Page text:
1  
@Chris Hanson: By the same logic, properties are not really needed on UIKit (or AppKit) classes. I don't really see the point of making something a property if it's not KVO-compliant. –  hatfinch Jul 19 '11 at 9:01

what i think is happening in your case is this:

1) object A receives the -dealloc call, after its retain count has gone to 0;

2) the association mechanism ensures that object B gets released (which is different from deallocated) at some point as a consequence.

i.e., we don't know exactly at which point, but it seems likely to me that this kind of semantic difference is the cause of object B being deallocated after object A; object A -dealloc selector cannot be aware of the association, so when the last release on it is called, -dealloc is executed, and only after that the association mechanism can send a -release to object B...

have also a look at this post.

it also states:

Now, when objectToBeDeallocated is deallocated, objectWeWantToBeReleasedWhenThatHappens will be sent a -release message automatically.

I hope this helps explaining what you are experiencing. As to the rest, I cannot be of much help...

EDIT: just to keep on with such an interesting speculation after the comment by DougW...

I see the risk of having a sort of cyclic dependency if the association mechanism were "broken" when releasing object A (to keep going with your example).

  1. if the association-related code were executed from the release method (instead of dealloc), for each release you would check if the "owning" object (object A) has a retain count of 1; in fact, in such case you know that decreasing its retain count would trigger dealloc, so before doing that, you would first release the associated object (object B in your example);

  2. but what would happen in case object B were also at its turn "owning" a third object, say it C? what would happen is that at the time release is called on object B, when object B retain count is 1, C would be released;

  3. now, consider the case that object C were "owning" the very first one of this sequence, object A. if, when receiving the release above, C had a retain count of 1, it would first try and release its associated object, which is A;

    1. but the release count of A is still 1, so another release would be sent to B, which still has a retain count of 1; and so on, in a loop.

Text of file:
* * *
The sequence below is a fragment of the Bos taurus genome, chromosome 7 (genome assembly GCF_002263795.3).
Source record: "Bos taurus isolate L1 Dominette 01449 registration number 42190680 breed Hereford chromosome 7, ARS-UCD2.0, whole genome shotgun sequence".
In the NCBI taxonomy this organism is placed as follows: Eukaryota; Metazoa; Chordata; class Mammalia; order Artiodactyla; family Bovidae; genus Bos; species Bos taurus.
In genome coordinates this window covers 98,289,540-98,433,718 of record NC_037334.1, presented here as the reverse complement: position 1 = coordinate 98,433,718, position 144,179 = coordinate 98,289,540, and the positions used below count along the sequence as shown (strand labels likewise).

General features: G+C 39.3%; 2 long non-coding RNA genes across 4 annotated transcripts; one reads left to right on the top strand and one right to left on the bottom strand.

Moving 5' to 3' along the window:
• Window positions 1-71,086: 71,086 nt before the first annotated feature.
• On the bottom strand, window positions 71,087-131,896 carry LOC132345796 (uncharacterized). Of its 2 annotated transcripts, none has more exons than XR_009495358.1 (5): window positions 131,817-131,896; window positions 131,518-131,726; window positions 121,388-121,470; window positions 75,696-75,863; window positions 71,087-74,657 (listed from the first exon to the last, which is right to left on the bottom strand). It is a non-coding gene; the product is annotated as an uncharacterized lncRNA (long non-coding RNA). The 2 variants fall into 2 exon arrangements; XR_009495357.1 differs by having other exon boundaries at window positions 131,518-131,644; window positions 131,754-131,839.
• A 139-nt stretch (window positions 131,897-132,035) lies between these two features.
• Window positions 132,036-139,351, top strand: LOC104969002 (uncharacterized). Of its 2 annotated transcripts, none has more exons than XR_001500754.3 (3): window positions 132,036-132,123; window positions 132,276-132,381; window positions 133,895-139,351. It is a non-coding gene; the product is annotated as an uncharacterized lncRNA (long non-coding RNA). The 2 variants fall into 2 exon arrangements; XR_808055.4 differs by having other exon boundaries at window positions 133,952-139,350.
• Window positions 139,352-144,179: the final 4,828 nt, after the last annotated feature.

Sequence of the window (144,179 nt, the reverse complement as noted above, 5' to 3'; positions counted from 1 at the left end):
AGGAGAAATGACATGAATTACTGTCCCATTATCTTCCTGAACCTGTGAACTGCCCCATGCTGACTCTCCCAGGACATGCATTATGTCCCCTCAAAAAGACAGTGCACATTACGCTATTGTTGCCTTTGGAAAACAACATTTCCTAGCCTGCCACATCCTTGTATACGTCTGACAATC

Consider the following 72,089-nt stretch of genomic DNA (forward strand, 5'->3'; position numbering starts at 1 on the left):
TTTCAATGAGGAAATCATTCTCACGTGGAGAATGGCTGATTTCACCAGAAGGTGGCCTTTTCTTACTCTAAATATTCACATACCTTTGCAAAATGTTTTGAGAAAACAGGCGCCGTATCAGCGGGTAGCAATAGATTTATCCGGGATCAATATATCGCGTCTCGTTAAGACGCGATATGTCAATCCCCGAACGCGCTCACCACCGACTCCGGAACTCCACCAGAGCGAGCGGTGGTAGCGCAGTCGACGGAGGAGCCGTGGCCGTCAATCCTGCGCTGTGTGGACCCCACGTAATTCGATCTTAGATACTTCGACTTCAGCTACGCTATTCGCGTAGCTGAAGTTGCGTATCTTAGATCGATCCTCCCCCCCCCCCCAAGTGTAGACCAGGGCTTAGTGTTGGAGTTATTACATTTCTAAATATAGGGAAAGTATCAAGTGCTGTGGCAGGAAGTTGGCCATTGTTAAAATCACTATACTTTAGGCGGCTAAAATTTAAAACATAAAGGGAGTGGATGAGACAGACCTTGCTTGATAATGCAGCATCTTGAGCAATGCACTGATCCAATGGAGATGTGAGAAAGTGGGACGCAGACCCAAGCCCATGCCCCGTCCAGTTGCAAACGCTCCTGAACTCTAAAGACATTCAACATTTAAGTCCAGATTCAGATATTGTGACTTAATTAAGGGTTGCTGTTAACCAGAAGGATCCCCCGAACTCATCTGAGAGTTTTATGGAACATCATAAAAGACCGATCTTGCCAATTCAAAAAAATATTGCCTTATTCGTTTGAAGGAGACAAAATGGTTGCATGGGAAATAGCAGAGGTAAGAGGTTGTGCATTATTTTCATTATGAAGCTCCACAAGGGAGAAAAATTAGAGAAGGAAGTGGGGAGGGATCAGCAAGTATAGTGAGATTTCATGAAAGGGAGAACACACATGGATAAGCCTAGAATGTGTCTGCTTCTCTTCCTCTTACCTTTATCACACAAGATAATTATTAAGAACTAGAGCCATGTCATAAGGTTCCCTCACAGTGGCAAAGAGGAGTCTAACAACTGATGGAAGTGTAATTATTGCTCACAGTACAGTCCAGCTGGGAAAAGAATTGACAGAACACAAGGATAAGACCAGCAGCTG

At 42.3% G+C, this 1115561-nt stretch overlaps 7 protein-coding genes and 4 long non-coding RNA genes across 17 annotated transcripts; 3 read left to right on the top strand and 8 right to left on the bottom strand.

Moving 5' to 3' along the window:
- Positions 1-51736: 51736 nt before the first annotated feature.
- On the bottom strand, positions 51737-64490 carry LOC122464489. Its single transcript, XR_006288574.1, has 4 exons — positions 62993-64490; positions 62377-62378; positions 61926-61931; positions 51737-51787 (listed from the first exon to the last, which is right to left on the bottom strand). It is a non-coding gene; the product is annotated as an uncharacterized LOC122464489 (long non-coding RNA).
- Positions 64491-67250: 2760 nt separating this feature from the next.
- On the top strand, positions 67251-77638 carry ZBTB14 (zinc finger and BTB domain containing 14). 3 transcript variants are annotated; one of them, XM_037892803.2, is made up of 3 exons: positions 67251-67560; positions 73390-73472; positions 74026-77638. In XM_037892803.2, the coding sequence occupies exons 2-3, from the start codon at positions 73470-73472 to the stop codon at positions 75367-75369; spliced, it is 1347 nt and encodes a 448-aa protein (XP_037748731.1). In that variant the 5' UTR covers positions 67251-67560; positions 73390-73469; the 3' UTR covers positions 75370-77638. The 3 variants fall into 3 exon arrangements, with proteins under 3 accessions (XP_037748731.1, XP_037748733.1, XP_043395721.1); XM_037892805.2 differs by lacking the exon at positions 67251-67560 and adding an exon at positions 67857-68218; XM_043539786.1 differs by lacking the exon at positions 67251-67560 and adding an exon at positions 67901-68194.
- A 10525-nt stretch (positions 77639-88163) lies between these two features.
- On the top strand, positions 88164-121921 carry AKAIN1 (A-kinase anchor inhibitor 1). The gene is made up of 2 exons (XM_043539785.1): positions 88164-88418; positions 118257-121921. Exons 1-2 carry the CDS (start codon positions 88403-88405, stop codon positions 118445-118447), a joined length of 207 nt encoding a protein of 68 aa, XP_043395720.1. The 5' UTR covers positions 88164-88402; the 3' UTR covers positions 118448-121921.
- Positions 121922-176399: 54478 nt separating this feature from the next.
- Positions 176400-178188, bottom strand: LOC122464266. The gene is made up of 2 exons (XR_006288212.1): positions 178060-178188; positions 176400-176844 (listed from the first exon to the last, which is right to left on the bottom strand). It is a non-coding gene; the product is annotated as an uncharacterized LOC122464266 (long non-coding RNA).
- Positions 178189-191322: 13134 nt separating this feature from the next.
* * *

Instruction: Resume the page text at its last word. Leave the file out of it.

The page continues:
If you, on the other hand, send the release from the -dealloc such cyclic dependency does not seem possible.

It's pretty contrived and I am not sure that my reasoning is right, so feel free to comment on it...

share|improve this answer
    
Yes, that seems to be what I'm observing. I'm not sure you're correct that it would be impossible for the associated objects to be released before object A is deallocated though. There must be code in NSObject's dealloc method to trigger the process, so it seems that they could just as easily have placed that code into the release method at the point at which it decides it's time to deallocate. To me that seems like a bad design decision, but maybe there's a reason we can't know without the source. Anyway, thanks. Unless anyone comes up with better I'll accept and start swizzling. –  DougW May 18 '11 at 19:42
    
@DougW: thanks... I have been intrigued by your comment, so edited my answer above adding more thoughts, if you like reviewing them... –  sergio May 18 '11 at 20:15
    
Hey, I see what you're saying but that's not what I'm suggesting. NSObject certainly has a point in code where it has decided to deallocate an object, but hasn't begun yet. That's the point I'm suggesting would be ideal to release associated objects. When you think about it, this is the same thing you do by overriding dealloc and releasing properties. In your example, object B would never be released, because object C's retention of object A would prevent object A from being deallocated in the first place. –  DougW May 18 '11 at 20:27
    
@DougW, yeah, I see what you mean by the overrode-dealloc/release point... –  sergio May 18 '11 at 20:31

objc_getAssociatedObject() for an OBJC_ASSOCIATION_RETAIN association returns an autoreleased object. Might you be calling it earlier in the same runloop cycle / autorelease pool scope as object A is deallocated? (You can probably test this quickly by changing the association to NONATOMIC).